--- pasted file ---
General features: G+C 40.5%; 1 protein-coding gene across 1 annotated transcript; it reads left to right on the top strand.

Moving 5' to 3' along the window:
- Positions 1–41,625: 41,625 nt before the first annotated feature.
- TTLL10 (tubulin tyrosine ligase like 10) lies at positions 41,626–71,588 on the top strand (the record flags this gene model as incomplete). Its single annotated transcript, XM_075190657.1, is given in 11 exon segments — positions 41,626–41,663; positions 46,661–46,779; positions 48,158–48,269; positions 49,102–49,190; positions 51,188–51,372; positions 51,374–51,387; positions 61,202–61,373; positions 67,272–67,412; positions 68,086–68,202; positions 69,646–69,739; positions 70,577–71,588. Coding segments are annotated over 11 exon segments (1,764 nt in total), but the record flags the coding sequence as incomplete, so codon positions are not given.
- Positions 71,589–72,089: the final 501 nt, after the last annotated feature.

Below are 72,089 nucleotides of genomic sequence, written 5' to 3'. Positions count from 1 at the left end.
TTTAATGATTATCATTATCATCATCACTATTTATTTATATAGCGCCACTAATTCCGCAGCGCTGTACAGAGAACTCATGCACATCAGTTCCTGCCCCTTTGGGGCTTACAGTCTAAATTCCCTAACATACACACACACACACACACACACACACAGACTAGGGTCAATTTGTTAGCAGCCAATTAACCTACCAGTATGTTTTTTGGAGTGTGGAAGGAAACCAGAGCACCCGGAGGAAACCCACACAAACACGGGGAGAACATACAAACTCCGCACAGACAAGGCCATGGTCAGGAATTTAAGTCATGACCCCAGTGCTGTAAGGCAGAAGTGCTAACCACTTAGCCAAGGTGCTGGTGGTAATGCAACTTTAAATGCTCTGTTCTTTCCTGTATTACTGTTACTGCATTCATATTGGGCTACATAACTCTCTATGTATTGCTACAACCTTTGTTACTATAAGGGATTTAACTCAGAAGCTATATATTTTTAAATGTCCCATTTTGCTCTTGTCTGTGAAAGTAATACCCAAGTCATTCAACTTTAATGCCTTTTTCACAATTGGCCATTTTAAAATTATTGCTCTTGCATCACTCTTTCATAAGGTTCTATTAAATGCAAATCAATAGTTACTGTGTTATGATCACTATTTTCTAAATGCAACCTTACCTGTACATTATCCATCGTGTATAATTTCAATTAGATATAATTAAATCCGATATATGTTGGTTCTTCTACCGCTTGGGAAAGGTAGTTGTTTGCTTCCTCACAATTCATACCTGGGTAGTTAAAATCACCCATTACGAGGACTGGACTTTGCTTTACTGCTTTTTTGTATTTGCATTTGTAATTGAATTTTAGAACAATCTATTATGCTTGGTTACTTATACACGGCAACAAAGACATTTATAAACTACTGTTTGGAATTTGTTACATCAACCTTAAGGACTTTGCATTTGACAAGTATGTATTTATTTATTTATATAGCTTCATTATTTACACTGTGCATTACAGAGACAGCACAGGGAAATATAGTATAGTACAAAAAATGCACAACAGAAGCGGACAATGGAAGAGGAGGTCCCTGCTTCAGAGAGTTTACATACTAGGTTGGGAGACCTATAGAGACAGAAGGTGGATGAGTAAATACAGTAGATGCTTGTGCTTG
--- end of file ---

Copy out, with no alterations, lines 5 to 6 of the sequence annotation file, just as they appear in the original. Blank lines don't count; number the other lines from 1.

- Positions 71,589–72,089: the final 501 nt, after the last annotated feature.

Below are 72,089 nucleotides of genomic sequence, written 5' to 3'. Positions count from 1 at the left end.